Harsh Europe winter sparks chaos, energy alert
Europe was blasted by more snow and ice on Friday amid a brutal winter that has caused travel chaos across the continent.
London: Europe was blasted by more snow and ice on Friday amid a brutal winter that has caused travel chaos across the continent.
Britons were enduring their coldest night yet of the freezing winter, with temperatures expected to fall below the previous low point of minus 18 degrees Celsius (zero degrees Fahrenheit).
"Temperatures will struggle to rise above freezing across most of the country by day, with severe and penetrating frosts at night," said chief forecaster Richard Young at the Met Office.
The conditions also raised fears for energy supplies in Britain, suffering its worst winter for decades, as gas was cut off on Thursday to almost 100 major firms in a bid to avert a crisis.
The beleaguered Eurostar train service linking France, Britain and Belgium, faced further disruptions after a train got stuck in the Channel Tunnel.
Air travellers in Europe waited anxiously to see if flights would depart after services in France, Britain and Ireland were cancelled on Thursday as treacherous conditions kept planes firmly on the runway.
At Orly airport, south of Paris, outgoing flights were cancelled or delayed, and incoming ones diverted, a spokesman for Aeroports de Paris said.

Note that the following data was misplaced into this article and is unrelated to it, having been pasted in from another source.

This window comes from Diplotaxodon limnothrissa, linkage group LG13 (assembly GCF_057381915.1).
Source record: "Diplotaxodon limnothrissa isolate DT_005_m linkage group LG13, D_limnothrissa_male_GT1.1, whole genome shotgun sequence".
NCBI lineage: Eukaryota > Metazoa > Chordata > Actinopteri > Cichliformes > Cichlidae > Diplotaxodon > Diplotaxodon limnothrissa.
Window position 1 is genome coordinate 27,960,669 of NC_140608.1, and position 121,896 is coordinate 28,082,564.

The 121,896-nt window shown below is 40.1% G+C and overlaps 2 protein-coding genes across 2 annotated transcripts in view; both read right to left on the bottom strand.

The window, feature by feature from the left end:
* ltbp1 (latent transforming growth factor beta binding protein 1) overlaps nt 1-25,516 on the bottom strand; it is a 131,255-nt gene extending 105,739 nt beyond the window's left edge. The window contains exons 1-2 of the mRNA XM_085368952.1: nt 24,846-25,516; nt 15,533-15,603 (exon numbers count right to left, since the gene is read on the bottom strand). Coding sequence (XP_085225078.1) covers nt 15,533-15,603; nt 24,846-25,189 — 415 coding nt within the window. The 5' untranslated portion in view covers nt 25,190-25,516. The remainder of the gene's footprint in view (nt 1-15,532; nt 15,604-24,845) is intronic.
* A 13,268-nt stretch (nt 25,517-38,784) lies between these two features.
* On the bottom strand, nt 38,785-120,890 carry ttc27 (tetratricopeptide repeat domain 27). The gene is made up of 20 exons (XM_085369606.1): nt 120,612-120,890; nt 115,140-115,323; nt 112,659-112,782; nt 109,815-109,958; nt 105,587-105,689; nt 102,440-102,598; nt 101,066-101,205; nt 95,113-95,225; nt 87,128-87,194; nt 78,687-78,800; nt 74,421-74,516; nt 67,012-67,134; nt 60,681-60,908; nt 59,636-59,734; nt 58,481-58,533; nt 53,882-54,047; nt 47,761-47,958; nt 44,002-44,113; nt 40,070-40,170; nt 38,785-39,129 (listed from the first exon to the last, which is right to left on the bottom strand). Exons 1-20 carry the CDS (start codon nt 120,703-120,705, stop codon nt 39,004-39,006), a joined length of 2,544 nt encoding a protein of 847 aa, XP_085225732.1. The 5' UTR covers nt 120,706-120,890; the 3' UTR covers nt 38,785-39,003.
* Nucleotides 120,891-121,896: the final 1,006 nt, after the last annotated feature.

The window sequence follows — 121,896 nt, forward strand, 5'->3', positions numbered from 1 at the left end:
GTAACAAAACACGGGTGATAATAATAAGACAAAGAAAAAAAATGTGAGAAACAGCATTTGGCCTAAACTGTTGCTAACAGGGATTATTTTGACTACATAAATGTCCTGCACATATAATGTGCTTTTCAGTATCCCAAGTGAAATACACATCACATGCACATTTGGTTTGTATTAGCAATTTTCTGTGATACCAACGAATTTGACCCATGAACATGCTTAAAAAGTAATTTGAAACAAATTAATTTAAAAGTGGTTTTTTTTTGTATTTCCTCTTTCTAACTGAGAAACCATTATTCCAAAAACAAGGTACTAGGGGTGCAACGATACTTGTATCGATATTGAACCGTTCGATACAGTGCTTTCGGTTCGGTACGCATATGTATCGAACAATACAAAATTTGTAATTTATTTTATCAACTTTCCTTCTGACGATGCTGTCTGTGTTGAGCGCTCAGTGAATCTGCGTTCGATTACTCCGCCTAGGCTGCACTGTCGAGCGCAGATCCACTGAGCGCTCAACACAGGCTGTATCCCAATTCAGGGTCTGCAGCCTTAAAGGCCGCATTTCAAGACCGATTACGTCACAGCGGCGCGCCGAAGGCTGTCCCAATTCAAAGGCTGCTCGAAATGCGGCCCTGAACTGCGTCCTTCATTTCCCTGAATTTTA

In Britain, budget airline easyJet axed around 80 flights citing weather conditions, mostly from Gatwick airport, and British Airways said it had cancelled services and others were delayed.
In Ireland, there were flight cancellations and delays at Dublin airport.
Eurostar`s troubles continued on Thursday when a train travelling between Brussels and London got stuck in the tunnel for two hours, and passengers eventually had to be towed to safety.
French railway operator SNCF --- the biggest shareholder in Eurostar -- blamed the problem on a signal failure in the train driver`s cab.
The disruptions came as Eurostar was already reeling from bad publicity after its pre-Christmas breakdown.
Meanwhile in Britain, major supplier National Grid ordered 95 big companies and industrial manufacturers to turn off their gas and switch to alternative fuels on Thursday as demand rocketed and temperatures hit their lowest yet.
The company said the number of companies asked to use alternative supplies would be reduced on Friday.
Transport links across the country were snarled up and the salt used to thaw out roads was running perilously low as the long chill dragged on.
British media reported that at least 22 people have died in accidents related to the weather since before Christmas when the country was hit by the wintry blast, which the Met Office weather service has called the worst cold spell since 1981.
Ireland has been swept by severe weather not seen for almost 50 years, with forecasters warning that a thaw was unlikely to come for six or seven days.
Snow caused the closure of a section of the A9 autoroute linking southwestern France with Barcelona in northeastern Spain.
The route crossing the Pyrenees mountains was reopened early on Friday, but a line of trucks seven kilometres long was waiting in France for weather to improve further, highway authorities said.
On Thursday, Norway was among the coldest countries, with temperatures ranging from minus 15 to minus 40 degrees Celsius. Oslo had a reduced bus service as engine oil froze, while ice kept ferries from sailing.
The only winners from the big freeze sweeping northern Europe appeared to be children -- hundreds of schools in Britain in Ireland remained closed, giving the youngsters an extended Christmas holiday in the snow.